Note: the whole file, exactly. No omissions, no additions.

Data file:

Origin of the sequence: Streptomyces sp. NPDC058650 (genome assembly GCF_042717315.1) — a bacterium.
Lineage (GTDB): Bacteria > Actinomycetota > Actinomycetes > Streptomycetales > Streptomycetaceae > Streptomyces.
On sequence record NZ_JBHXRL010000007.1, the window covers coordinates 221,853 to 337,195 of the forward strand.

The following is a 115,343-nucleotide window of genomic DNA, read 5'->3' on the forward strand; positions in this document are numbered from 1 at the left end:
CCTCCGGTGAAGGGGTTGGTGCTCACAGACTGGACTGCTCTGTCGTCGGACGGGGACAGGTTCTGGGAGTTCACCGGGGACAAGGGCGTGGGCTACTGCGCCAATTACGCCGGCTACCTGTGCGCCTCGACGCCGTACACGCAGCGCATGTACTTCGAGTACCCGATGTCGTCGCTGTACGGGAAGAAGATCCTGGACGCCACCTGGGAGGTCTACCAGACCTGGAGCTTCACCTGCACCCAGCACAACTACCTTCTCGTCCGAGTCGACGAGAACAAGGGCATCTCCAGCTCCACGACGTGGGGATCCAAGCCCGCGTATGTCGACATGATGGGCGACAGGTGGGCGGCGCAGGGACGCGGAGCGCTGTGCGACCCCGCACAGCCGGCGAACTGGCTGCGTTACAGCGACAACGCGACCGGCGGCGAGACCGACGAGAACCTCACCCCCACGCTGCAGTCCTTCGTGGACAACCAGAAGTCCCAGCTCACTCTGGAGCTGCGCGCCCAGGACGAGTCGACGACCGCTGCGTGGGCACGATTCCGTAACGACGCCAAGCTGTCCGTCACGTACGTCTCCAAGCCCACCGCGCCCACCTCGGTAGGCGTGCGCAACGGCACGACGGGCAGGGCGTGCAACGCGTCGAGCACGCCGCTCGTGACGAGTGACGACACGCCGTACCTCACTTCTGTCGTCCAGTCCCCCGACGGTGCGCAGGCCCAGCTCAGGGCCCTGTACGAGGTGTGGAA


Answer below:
Origin of the sequence: Streptomyces sp. NPDC058650 (genome assembly GCF_042717315.1) — a bacterium.
Lineage (GTDB): Bacteria > Actinomycetota > Actinomycetes > Streptomycetales > Streptomycetaceae > Streptomyces.
On sequence record NZ_JBHXRL010000007.1, the window covers coordinates 221,853 to 337,195 of the forward strand.

The following is a 115,343-nucleotide window of genomic DNA, read 5'->3' on the forward strand; positions in this document are numbered from 1 at the left end:
CCTCCGGTGAAGGGGTTGGTGCTCACAGACTGGACTGCTCTGTCGTCGGACGGGGACAGGTTCTGGGAGTTCACCGGGGACAAGGGCGTGGGCTACTGCGCCAATTACGCCGGCTACCTGTGCGCCTCGACGCCGTACACGCAGCGCATGTACTTCGAGTACCCGATGTCGTCGCTGTACGGGAAGAAGATCCTGGACGCCACCTGGGAGGTCTACCAGACCTGGAGCTTCACCTGCACCCAGCACAACTACCTTCTCGTCCGAGTCGACGAGAACAAGGGCATCTCCAGCTCCACGACGTGGGGATCCAAGCCCGCGTATGTCGACATGATGGGCGACAGGTGGGCGGCGCAGGGACGCGGAGCGCTGTGCGACCCCGCACAGCCGGCGAACTGGCTGCGTTACAGCGACAACGCGACCGGCGGCGAGACCGACGAGAACCTCACCCCCACGCTGCAGTCCTTCGTGGACAACCAGAAGTCCCAGCTCACTCTGGAGCTGCGCGCCCAGGACGAGTCGACGACCGCTGCGTGGGCACGATTCCGTAACGACGCCAAGCTGTCCGTCACGTACGTCTCCAAGCCCACCGCGCCCACCTCGGTAGGCGTGCGCAACGGCACGACGGGCAGGGCGTGCAACGCGTCGAGCACGCCGCTCGTGACGAGTGACGACACGCCGTACCTCACTTCTGTCGTCCAGTCCCCCGACGGTGCGCAGGCCCAGCTCAGGGCCCTGTACGAGGTGTGGAA